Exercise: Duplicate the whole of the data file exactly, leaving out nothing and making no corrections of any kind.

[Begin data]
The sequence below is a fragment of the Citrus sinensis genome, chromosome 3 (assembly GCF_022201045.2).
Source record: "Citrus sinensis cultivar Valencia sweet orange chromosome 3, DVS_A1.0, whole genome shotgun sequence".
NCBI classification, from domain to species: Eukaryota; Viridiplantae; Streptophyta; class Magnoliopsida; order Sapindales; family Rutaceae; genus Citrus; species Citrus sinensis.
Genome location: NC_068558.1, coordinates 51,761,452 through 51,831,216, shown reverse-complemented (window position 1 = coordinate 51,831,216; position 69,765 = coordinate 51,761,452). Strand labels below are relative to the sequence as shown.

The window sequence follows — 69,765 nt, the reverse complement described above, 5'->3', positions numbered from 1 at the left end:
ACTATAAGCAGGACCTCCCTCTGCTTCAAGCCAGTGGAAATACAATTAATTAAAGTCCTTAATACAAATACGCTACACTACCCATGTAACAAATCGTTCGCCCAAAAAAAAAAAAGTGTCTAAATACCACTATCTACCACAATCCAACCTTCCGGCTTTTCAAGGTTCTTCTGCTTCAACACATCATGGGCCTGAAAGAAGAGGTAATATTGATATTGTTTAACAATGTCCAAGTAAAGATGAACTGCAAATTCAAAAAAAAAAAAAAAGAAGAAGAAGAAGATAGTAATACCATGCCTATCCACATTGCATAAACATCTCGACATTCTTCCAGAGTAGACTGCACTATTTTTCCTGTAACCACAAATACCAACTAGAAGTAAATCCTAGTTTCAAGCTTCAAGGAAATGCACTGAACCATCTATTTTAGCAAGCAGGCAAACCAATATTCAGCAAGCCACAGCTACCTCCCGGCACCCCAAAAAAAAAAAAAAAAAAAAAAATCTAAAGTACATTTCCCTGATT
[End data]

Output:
The sequence below is a fragment of the Citrus sinensis genome, chromosome 3 (assembly GCF_022201045.2).
Source record: "Citrus sinensis cultivar Valencia sweet orange chromosome 3, DVS_A1.0, whole genome shotgun sequence".
NCBI classification, from domain to species: Eukaryota; Viridiplantae; Streptophyta; class Magnoliopsida; order Sapindales; family Rutaceae; genus Citrus; species Citrus sinensis.
Genome location: NC_068558.1, coordinates 51,761,452 through 51,831,216, shown reverse-complemented (window position 1 = coordinate 51,831,216; position 69,765 = coordinate 51,761,452). Strand labels below are relative to the sequence as shown.

The window sequence follows — 69,765 nt, the reverse complement described above, 5'->3', positions numbered from 1 at the left end:
ACTATAAGCAGGACCTCCCTCTGCTTCAAGCCAGTGGAAATACAATTAATTAAAGTCCTTAATACAAATACGCTACACTACCCATGTAACAAATCGTTCGCCCAAAAAAAAAAAAGTGTCTAAATACCACTATCTACCACAATCCAACCTTCCGGCTTTTCAAGGTTCTTCTGCTTCAACACATCATGGGCCTGAAAGAAGAGGTAATATTGATATTGTTTAACAATGTCCAAGTAAAGATGAACTGCAAATTCAAAAAAAAAAAAAAAGAAGAAGAAGAAGATAGTAATACCATGCCTATCCACATTGCATAAACATCTCGACATTCTTCCAGAGTAGACTGCACTATTTTTCCTGTAACCACAAATACCAACTAGAAGTAAATCCTAGTTTCAAGCTTCAAGGAAATGCACTGAACCATCTATTTTAGCAAGCAGGCAAACCAATATTCAGCAAGCCACAGCTACCTCCCGGCACCCCAAAAAAAAAAAAAAAAAAAAAAATCTAAAGTACATTTCCCTGATT